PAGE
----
I’ve been in digital marketing since that point, so it’s been about 20 years—back since websites were ugly and not mobile friendly. After owning my business, I worked at the Miami Herald, with roles in Community Affairs and also Direct Response Sales. At first, I helped with growing the email and web channels, and then grew to a regional and national position on teams for digital subscription strategy, app downloads, and increasing audience traffic by growing page views. I held a career over ten years at the Miami Herald.
Currently in my role as a VP of Business Development at Eikon Digital, I work in a multi-national company with presence in over ten countries, mostly in LATAM and with US Hispanic strategy. Interestingly enough, I was recruited by my current employer through LinkedIn. I’d never been in a direct business development position before, but I do have an innate ability to connect with marketing decision makers.
Q: What is the importance of digital marketing for businesses today?
RLC: People always ask questions like, “Do I need social media content?” or “Do I really need a blog?” Every strategy varies depending on the type of business, but any type of company, even a nonprofit, can benefit from having a digital presence. Any time a potential customer is going to work with a new company or service, they are going to Google them first or follow them on their social accounts.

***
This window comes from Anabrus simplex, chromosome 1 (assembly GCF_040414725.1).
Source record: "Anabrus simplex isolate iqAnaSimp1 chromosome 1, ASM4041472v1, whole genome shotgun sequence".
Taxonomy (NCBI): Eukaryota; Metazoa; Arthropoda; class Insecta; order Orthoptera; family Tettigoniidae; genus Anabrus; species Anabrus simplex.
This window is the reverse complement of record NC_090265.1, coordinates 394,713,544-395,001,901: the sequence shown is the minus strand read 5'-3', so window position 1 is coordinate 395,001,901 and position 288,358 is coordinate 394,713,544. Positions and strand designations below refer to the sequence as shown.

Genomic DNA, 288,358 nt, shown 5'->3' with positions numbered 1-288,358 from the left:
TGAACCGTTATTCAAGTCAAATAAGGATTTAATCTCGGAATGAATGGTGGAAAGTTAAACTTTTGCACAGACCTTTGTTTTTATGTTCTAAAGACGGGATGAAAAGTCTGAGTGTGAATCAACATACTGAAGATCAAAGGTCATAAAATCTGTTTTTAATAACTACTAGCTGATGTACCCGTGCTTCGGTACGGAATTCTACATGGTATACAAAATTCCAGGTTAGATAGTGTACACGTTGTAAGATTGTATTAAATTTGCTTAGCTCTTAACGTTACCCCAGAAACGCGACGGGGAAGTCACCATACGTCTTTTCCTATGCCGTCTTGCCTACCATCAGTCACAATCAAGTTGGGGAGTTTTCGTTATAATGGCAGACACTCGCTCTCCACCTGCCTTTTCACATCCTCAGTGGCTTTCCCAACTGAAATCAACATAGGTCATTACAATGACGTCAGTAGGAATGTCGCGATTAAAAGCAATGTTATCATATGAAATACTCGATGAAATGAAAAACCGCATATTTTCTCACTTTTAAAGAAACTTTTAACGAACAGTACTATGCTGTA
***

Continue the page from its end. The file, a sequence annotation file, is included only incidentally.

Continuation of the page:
As members of the Women in Technology Forum, Ania and I led a session on all types of digital marketing. I mentioned that I focus in programmatic marketing, which targets people in real-time based on their audience and preferences. It’s really interesting what it entails. It brings in artificial intelligence and integrates a lot of different machine learning technologies. It’s exhilarating to be a part of this growing industry that is rapidly changing and integrating all types of cutting-edge technologies. Any business, large or small, needs to reach their target customers in the most efficient way possible.
Q: Who were your role models or mentors?